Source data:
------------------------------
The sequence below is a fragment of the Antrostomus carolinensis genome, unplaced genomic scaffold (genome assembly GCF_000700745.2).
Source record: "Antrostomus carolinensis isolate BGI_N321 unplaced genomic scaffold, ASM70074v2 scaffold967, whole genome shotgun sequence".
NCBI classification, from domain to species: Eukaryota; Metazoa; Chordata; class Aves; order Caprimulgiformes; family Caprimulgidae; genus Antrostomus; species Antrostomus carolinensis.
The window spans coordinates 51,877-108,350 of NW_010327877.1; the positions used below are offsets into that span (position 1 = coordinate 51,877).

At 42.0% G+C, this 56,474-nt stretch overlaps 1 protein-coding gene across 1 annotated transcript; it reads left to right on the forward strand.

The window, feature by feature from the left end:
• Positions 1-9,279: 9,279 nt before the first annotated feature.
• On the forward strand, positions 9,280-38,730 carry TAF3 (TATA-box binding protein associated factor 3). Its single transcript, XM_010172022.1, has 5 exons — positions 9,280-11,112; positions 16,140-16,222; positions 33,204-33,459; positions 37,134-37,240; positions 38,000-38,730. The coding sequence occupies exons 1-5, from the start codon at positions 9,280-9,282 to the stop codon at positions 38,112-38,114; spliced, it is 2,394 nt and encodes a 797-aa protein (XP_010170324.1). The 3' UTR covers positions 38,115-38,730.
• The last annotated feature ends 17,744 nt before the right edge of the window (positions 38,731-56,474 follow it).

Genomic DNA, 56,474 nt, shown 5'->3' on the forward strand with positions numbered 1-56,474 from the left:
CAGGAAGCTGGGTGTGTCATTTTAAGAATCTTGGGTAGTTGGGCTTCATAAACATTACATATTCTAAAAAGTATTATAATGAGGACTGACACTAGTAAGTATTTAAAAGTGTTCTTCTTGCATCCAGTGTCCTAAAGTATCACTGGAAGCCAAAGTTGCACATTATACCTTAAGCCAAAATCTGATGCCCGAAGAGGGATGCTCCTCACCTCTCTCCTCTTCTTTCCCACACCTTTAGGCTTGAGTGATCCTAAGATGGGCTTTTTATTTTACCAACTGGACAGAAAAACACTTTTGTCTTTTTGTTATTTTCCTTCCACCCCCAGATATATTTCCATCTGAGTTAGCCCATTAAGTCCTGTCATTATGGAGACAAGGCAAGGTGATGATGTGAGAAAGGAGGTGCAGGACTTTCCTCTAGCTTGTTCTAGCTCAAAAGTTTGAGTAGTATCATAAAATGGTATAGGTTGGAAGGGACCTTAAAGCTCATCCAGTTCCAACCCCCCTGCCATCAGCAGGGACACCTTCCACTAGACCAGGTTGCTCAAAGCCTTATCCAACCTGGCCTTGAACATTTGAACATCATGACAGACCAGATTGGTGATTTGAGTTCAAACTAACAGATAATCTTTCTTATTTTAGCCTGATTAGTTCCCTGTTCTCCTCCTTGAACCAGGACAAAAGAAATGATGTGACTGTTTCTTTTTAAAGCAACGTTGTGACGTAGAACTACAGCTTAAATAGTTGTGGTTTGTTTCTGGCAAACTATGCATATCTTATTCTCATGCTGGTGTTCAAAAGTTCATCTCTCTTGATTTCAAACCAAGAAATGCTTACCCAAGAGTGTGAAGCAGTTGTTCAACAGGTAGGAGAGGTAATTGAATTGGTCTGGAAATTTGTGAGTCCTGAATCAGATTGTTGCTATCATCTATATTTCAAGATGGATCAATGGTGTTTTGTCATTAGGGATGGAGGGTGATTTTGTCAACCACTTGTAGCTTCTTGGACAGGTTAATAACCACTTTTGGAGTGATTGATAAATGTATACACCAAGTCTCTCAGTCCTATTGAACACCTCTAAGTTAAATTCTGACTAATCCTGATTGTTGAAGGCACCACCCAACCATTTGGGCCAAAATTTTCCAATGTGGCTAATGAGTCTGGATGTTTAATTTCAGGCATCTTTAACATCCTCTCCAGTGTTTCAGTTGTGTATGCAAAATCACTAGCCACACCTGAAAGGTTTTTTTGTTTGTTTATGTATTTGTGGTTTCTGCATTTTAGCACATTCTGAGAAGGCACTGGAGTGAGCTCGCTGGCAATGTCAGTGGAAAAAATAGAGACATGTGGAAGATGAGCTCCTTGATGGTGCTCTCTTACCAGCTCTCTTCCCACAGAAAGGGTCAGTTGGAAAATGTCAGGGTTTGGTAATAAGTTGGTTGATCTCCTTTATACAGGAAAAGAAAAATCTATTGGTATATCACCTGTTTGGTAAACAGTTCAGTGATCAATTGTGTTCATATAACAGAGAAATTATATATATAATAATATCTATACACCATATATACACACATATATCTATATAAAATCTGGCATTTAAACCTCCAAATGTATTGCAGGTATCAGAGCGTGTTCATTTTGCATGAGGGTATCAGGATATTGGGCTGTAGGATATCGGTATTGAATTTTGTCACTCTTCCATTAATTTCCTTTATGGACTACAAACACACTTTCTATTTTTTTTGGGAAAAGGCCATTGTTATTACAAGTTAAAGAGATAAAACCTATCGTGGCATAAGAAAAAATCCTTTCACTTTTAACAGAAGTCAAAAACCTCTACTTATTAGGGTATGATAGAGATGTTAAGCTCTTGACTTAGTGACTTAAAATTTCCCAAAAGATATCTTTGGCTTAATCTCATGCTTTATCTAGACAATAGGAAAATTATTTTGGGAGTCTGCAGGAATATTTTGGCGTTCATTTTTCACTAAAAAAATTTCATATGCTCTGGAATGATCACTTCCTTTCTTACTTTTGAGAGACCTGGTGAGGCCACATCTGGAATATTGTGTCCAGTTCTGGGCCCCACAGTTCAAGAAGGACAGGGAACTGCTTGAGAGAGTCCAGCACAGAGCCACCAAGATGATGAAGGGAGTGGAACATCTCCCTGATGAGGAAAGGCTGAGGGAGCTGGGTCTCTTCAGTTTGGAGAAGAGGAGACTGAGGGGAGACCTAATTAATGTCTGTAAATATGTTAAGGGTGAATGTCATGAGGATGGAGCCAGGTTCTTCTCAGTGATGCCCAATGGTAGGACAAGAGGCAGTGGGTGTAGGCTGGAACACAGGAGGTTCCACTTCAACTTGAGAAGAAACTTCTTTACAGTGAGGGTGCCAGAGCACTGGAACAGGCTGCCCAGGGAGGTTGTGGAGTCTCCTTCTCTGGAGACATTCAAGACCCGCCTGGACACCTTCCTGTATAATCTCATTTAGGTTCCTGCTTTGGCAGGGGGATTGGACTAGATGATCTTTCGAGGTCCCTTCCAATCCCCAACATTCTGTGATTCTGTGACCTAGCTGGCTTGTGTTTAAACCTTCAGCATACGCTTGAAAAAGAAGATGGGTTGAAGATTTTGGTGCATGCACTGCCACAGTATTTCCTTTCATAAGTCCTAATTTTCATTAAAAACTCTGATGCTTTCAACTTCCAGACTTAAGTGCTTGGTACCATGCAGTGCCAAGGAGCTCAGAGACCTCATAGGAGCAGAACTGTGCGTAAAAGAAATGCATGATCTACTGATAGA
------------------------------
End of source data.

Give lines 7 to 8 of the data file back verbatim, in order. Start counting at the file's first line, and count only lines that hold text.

• Positions 1-9,279: 9,279 nt before the first annotated feature.
• On the forward strand, positions 9,280-38,730 carry TAF3 (TATA-box binding protein associated factor 3). Its single transcript, XM_010172022.1, has 5 exons — positions 9,280-11,112; positions 16,140-16,222; positions 33,204-33,459; positions 37,134-37,240; positions 38,000-38,730. The coding sequence occupies exons 1-5, from the start codon at positions 9,280-9,282 to the stop codon at positions 38,112-38,114; spliced, it is 2,394 nt and encodes a 797-aa protein (XP_010170324.1). The 3' UTR covers positions 38,115-38,730.